Assuntos
Antagonistas de Receptores de Angiotensina/farmacologia , Inibidores da Enzima Conversora de Angiotensina/farmacologia , Betacoronavirus/efeitos dos fármacos , Doenças Cardiovasculares/tratamento farmacológico , Infecções por Coronavirus/mortalidade , Pneumonia Viral/mortalidade , Adulto , Idoso , Antagonistas de Receptores de Angiotensina/efeitos adversos , Antagonistas de Receptores de Angiotensina/uso terapêutico , Inibidores da Enzima Conversora de Angiotensina/efeitos adversos , Inibidores da Enzima Conversora de Angiotensina/uso terapêutico , Doenças Cardiovasculares/complicações , Comorbidade , Infecções por Coronavirus/epidemiologia , Infecções por Coronavirus/virologia , Feminino , Mortalidade Hospitalar/tendências , Hospitalização/estatística & dados numéricos , Humanos , Hipertensão/complicações , Hipertensão/tratamento farmacológico , Unidades de Terapia Intensiva/estatística & dados numéricos , Masculino , Pessoa de Meia-Idade , Estudos Observacionais como Assunto , Avaliação de Resultados em Cuidados de Saúde , Pandemias , Pneumonia Viral/epidemiologia , Pneumonia Viral/virologia , Medição de Risco , Ventiladores Mecânicos/efeitos adversos , Ventiladores Mecânicos/estatística & dados numéricos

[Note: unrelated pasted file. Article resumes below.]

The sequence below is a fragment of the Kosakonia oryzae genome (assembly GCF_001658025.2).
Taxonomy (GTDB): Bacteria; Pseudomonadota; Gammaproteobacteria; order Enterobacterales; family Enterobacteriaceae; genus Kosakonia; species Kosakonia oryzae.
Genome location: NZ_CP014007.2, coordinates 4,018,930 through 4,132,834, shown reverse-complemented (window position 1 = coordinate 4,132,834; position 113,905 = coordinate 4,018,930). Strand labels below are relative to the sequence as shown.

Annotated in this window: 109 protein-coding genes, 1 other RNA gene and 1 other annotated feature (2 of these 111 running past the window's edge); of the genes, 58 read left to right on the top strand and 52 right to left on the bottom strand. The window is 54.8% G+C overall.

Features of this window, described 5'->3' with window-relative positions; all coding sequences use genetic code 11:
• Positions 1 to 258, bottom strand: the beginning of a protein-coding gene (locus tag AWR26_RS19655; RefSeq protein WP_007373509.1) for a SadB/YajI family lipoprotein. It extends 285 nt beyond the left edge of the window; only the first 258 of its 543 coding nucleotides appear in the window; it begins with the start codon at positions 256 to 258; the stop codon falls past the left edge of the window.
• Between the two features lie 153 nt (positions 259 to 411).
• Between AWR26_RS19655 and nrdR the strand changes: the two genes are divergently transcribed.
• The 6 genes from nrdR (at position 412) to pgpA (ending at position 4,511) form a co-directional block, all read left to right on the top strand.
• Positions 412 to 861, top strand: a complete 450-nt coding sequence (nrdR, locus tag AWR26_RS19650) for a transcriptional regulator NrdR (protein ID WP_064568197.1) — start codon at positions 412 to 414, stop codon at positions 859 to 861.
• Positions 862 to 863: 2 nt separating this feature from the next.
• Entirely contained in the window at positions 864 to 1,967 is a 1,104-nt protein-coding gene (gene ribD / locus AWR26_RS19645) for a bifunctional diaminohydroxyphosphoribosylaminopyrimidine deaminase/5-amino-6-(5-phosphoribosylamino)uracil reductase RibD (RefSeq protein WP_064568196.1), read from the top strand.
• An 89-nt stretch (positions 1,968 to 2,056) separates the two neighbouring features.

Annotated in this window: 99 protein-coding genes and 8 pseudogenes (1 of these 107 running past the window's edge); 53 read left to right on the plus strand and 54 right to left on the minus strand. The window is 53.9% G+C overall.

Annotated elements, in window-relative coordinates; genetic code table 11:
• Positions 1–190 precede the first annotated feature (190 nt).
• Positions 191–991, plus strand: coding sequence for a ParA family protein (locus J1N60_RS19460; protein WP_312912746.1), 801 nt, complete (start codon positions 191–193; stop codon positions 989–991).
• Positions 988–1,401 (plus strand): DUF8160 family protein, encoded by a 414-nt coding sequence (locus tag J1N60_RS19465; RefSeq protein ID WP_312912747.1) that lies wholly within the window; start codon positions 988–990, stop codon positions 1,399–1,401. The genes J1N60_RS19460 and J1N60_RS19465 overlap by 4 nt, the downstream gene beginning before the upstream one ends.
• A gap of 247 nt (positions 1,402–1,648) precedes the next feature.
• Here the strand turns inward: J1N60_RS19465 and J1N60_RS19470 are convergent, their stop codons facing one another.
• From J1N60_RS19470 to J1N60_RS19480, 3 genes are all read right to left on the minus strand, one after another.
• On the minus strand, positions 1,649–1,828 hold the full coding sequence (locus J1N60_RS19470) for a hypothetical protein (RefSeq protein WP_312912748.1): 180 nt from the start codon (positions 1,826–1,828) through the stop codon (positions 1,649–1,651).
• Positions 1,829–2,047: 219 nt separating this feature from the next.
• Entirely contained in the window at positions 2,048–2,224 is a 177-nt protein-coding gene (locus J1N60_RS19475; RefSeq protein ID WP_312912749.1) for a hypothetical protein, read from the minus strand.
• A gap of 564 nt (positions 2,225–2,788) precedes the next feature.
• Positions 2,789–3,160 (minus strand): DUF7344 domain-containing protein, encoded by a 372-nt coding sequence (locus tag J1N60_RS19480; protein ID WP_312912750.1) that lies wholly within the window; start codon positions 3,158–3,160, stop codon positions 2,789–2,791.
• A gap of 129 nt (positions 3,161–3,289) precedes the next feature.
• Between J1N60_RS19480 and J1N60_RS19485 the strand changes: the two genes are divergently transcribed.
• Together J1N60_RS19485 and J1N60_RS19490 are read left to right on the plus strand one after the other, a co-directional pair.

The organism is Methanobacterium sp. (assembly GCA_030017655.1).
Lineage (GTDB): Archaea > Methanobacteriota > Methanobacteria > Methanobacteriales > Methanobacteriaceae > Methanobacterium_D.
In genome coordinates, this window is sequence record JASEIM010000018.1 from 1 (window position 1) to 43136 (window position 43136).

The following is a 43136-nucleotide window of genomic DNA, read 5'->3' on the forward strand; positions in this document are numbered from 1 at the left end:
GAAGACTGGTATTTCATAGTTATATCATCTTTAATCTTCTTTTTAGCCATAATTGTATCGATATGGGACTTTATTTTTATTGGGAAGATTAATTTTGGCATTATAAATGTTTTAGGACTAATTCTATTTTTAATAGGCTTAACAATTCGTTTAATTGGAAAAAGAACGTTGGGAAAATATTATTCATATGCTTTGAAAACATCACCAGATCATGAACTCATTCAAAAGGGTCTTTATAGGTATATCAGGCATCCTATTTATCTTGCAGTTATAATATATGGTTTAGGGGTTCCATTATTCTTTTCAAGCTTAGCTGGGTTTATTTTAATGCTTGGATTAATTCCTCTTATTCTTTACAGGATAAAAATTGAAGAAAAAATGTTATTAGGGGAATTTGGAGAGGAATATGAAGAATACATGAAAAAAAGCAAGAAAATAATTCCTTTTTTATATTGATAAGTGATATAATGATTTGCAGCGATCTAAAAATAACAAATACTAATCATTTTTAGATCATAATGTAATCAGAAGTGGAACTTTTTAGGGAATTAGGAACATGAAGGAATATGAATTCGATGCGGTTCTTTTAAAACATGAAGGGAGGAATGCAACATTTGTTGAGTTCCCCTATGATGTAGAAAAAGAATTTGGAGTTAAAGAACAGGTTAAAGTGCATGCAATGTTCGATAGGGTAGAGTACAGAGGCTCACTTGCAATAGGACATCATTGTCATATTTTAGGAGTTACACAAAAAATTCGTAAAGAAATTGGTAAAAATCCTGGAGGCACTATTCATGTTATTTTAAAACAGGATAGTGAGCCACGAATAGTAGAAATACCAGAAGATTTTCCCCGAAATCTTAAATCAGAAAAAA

7.
PLoS One ; 15(9): e0238182, 2020.
Artigo em Inglês | MEDLINE | ID: mdl-32915808

RESUMO